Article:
Each day we use Twitter to communicate relevant and timely health and safety information to the parents, medical professionals and other caregivers who follow us. Occasionally we may miss something, but we think overall we’re doing a pretty good job of keeping you informed. But for our friends and colleagues who are not on Twitter (or who are but may have missed something), we offer you a recap of the past week’s top 20 events & stories.

PedSafe Headline of the Week:

New method for diagnosing children’s lung conditions
Amazing possibilities for future early-diagnosis of respiratory diseases

Make Your Family Vacation Safe, Secure and Fun

Vacation - packed and readyVacation is a fun and exciting time. For a family with children who are finally old enough to travel, it could be the first vacation that the parents have had in years. Unfortunately, vacations have unique pitfalls that must be avoided to have a safe and fun holiday.

Follow these tips to keep your getaway from getting out of hand.

Hydrated and shaded

When going on vacation to a sunny beach or a scenic hiking trail, we often get caught up in the beauty of nature and forget the inherent hazards that it can pose to its admirers. Those dangers include sun damage and dehydration.

In warmer climates, dehydration becomes a serious threat, especially to small children. Get a water bottle for everyone in the family and make sure that everyone drinks their fill several times a day.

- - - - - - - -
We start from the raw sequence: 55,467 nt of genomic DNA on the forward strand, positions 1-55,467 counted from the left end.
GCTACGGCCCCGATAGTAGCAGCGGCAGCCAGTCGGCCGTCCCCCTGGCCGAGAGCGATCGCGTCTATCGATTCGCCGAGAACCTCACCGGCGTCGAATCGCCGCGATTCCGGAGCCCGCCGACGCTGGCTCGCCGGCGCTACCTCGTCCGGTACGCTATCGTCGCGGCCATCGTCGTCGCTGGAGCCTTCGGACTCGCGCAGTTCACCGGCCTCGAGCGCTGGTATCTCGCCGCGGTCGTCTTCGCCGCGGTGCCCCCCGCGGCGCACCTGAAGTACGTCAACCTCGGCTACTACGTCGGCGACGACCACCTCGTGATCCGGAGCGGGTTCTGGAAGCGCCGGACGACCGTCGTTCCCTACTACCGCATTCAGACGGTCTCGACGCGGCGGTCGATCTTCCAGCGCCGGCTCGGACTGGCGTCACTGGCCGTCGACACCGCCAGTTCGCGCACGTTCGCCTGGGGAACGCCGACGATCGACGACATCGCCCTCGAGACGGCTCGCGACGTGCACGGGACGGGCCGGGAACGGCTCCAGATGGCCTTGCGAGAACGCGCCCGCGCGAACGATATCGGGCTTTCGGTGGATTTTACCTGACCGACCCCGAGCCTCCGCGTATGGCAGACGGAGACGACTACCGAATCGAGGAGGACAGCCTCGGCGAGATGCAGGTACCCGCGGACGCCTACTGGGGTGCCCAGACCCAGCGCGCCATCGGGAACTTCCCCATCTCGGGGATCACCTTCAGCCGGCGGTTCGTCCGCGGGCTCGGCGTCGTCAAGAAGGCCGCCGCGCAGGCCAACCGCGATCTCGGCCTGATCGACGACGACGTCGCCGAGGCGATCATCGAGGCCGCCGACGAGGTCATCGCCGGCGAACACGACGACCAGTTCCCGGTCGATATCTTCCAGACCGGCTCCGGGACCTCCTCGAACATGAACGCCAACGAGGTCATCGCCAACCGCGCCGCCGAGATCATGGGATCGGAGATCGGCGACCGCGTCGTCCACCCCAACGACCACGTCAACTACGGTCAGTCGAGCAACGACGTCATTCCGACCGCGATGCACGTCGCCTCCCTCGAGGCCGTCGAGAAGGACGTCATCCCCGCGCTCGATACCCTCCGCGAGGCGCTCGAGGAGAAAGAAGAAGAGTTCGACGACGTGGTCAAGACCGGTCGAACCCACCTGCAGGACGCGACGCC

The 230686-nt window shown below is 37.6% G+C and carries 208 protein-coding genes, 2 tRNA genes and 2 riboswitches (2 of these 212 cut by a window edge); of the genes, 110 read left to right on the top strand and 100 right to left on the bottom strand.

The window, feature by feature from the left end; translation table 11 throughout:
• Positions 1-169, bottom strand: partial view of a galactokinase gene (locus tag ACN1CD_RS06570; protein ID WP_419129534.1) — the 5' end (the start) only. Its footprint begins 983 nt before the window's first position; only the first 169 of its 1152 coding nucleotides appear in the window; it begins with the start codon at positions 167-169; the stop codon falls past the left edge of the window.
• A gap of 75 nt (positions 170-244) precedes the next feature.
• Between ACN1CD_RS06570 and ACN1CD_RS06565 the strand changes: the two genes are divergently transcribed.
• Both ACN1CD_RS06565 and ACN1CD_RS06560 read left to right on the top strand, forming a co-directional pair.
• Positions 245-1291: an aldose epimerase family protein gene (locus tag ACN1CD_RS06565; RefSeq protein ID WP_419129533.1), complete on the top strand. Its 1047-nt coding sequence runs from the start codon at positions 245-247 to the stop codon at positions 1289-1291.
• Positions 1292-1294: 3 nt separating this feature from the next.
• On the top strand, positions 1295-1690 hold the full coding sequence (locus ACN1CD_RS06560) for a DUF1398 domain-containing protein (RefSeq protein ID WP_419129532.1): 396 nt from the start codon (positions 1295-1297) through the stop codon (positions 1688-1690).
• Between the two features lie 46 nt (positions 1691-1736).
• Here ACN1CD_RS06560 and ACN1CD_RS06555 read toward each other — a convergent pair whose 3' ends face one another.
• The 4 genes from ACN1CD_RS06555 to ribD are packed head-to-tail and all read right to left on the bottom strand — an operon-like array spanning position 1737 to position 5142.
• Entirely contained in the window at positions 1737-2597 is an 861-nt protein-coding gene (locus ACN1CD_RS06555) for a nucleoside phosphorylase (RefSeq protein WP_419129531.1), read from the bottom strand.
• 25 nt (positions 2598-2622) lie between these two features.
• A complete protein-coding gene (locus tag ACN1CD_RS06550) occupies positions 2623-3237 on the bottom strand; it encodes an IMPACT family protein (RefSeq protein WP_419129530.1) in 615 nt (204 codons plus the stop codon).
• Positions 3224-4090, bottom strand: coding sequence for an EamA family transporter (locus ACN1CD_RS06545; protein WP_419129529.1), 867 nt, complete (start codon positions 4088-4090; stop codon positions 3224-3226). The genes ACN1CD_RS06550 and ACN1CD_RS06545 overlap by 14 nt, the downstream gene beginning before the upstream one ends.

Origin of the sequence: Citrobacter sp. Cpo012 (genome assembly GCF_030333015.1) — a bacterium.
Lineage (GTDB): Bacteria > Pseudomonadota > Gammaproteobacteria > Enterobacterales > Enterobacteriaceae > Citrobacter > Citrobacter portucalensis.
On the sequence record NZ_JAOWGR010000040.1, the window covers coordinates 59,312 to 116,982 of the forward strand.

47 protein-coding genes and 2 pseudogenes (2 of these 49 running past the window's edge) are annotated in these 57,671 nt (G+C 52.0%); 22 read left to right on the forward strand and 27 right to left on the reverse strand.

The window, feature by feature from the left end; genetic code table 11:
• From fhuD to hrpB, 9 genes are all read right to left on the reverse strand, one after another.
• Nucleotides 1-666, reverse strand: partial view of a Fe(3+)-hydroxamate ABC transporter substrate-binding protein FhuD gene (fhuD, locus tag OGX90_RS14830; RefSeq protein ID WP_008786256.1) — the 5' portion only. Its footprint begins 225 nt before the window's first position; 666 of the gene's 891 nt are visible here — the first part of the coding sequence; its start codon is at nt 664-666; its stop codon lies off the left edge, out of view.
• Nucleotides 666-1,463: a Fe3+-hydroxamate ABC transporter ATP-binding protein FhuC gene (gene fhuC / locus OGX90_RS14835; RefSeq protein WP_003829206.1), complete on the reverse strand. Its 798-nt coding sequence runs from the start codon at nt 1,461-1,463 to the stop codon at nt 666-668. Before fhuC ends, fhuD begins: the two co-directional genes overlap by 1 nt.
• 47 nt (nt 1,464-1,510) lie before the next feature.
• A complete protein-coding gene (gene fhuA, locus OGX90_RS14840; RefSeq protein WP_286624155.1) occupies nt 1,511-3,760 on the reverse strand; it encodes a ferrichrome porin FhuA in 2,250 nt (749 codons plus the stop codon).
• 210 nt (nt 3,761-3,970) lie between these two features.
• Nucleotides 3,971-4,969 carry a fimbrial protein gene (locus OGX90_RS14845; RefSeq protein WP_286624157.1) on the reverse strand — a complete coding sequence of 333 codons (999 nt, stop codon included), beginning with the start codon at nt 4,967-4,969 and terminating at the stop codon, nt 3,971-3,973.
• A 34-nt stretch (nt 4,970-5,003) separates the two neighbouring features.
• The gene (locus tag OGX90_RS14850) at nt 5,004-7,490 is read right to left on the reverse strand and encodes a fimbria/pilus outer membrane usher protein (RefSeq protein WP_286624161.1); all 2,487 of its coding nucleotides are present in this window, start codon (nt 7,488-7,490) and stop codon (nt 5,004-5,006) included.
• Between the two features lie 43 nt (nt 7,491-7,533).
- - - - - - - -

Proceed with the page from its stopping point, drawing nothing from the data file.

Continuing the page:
Not only can the heat dry us out, but sunburns can develop quickly, especially on a child’s delicate skin. When outdoors, wear sunscreen. Plan your outdoor excursions for the morning and the evenings, and try to spend the hottest hours of the day inside. If you can’t avoid being out in the sun, find wide-brimmed hats for you and your children.

A secure arrival

Vacations are a lot of fun when you arrive safely and on time. When on a long road trip, sometimes you can get lost. Not only does getting lost cut into your leisure time, but it can pose a hazard when you begin to travel in unfamiliar territory.

Always bring a map when travelling. If possible, bring a GPS unit or a smartphone that is capable of GPS tracking. Try to avoid letting your gas tank slip below half-full, just in case.

If you’re vacationing in a large city, bring along a copy of bus schedules and use them when possible. Not only does it cut your greenhouse gas emissions, but buses hardly ever get lost.